5. Ian Hinder
    • removed comment

    We have to have a tag representing what ends up in the tarball, as Erik said. As such, we know exactly what is there. Since dates are longer than version numbers, and also potentially cause problems if we want to have more than one version in a given day (e.g. we tag, release, realise we messed up, and then release again a few hours later), I vote for version numbers. That is also the usual way that software is distributed, not with dates. What sorts of names are we talking about for the tarballs? einsteintoolkit-2012-11-Oersted-1.tar.gz, for example?

  6. Frank Löffler
    • removed comment

    I am not so sure about dismissing xz so fast. I agree that some systems might not have that installed (queenbee for instance) - but then, some systems don't have all of svn/git installed and we usually live with the quite fine. Why? Because the system we care most about for the tarball is the development system of a user - a laptop or workstation they have control over. I am pretty sure xz is nowadays available on all Linux systems as native package - and (sorry to say that so direct) a user who doesn't know how to install new software on their own system should probably catch up on the before trying the ET. Odds are other things are missing as well, like a c++ or a fortran compiler.

    On the other hand I agree - it's one more step where a new user might stumble.

  7. Roland Haas reporter
    • removed comment

    Franks argument about multiple releases per day is unfortunately a strong one against my suggestion of using dates as tags I think. We do have (or used to have) release tags in the repositories. If we want to use the same tag in releases tarball as in the VCSs then we have to re-tag every module when we update the release, even if that module did not change (think eg. we update a simfactory optionlist and then have to re-tag Kranc).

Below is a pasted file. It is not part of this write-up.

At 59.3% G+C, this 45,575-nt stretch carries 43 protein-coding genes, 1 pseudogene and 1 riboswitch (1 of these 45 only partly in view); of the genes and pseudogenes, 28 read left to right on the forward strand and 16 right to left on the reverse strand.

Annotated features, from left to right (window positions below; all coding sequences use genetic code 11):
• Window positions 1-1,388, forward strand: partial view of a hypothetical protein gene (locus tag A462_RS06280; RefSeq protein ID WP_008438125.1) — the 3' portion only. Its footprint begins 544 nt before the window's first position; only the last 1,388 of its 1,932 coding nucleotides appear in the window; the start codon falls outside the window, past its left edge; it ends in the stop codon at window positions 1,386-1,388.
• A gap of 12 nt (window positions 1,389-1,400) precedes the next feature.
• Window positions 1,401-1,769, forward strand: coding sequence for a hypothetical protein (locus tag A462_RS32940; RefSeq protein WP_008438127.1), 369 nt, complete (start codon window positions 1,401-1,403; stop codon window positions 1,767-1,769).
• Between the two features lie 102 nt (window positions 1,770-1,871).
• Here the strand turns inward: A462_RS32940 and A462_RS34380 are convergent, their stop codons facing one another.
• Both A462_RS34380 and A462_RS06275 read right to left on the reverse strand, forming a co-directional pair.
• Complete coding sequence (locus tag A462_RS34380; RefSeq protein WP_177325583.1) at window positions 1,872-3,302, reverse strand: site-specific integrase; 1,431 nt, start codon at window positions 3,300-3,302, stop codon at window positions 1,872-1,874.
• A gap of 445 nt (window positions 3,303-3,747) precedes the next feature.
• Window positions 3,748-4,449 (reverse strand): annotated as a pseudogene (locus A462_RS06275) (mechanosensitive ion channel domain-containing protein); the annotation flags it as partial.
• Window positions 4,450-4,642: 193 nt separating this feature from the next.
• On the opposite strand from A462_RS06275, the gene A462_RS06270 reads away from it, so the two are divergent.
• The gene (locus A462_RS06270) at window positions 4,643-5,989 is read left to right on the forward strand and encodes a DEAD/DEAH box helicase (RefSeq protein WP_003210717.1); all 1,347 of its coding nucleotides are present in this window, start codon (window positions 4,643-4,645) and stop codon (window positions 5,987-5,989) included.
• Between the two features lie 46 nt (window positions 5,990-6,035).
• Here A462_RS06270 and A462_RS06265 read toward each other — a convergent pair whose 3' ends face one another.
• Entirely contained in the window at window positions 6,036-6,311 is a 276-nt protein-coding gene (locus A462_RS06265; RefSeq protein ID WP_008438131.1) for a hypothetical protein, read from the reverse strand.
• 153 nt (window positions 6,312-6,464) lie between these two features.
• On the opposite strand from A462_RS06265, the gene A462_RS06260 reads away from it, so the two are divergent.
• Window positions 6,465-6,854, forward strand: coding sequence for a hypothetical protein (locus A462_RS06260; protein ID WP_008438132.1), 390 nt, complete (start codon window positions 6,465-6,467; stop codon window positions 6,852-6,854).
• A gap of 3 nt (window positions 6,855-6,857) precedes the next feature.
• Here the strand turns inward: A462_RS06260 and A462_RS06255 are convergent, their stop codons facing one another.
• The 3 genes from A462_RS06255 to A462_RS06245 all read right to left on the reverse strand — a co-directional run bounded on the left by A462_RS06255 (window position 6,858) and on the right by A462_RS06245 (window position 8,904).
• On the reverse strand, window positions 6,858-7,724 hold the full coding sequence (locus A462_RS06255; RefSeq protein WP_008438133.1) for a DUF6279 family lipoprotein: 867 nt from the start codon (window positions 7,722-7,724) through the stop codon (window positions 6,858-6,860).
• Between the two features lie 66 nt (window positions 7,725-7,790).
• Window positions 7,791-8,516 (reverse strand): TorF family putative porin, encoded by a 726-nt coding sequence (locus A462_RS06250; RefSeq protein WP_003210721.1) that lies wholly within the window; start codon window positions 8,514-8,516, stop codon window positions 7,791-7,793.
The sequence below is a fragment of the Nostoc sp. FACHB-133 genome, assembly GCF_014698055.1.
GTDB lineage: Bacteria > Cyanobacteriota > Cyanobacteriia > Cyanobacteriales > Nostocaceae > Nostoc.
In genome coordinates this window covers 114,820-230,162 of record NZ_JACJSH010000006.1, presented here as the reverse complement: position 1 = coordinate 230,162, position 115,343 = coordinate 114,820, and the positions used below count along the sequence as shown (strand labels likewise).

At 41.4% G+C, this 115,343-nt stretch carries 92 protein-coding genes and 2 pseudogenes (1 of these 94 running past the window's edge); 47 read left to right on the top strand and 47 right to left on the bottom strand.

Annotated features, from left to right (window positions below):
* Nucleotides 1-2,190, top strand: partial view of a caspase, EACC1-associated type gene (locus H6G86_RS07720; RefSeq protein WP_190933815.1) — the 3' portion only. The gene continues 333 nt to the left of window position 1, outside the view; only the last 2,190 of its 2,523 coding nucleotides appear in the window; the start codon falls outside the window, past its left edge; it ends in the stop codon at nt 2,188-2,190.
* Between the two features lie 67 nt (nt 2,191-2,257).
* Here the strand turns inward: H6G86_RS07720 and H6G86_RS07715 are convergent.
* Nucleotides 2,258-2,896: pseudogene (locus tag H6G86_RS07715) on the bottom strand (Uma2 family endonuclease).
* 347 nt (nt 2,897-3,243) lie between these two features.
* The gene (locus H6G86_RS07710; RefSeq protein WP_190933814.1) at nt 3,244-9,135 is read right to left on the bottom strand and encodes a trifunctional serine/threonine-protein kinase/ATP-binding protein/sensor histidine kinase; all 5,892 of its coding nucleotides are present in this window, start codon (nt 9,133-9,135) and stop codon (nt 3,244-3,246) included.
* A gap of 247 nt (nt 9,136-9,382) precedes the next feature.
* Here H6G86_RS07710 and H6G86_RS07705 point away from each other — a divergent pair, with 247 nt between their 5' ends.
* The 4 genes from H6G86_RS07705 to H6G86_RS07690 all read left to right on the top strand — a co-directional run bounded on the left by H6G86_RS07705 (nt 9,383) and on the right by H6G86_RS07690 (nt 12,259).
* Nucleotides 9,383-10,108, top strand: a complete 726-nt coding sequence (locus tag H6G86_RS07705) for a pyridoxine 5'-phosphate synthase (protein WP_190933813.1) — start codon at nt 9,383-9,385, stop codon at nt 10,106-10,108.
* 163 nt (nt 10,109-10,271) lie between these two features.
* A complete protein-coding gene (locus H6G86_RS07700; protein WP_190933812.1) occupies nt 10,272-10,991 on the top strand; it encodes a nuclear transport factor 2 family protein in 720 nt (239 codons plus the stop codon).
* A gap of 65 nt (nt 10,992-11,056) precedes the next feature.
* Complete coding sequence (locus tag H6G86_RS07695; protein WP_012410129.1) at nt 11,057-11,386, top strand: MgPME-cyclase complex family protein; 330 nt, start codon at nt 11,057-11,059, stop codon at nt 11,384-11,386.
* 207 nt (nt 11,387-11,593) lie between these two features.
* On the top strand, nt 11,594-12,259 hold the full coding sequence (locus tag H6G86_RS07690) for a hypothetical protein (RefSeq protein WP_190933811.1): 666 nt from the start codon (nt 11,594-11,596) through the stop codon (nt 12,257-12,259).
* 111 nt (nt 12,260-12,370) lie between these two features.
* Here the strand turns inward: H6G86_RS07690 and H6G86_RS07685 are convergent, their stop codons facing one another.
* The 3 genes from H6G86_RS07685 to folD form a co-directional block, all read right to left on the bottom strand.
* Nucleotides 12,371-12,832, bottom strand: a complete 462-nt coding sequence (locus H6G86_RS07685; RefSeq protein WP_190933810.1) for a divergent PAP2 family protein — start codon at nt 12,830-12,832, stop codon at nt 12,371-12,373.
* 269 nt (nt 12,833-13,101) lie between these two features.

The alternative would be to include a fingerprint file in the tarball, eg subversion revision number and git/hg hashes for the included versions.

  8. Frank Löffler
    • removed comment

    Replying to [comment:9 rhaas]:

    all that is really needed is a C/C++ and Fortran compiler

    Right. However, that is usually not installed on a standard system. Installing these requires the same skills as installing some other native package, or even less because there are probably not multiple versions of xz around. And 'same skills' doesn't even mean to know how to use dselect or aptitude anymore nowadays. :)

  9. Frank Löffler
    • removed comment

    Right now, the numbers are:

    312M    ET_2013_05.tar
    126M    ET_2013_05.tar.bz2
    131M    ET_2013_05.tar.gz
    104M    ET_2013_05.tar.xz
  10. Frank Löffler
    • removed comment

    From this it is clear that the bzip2 compressions doesn't add enough benefit for the disadvantage of being a less common format. The other two might be worth providing. 104MB vs. 131MB is quite a difference when downloading stuff.

  11. Log in to comment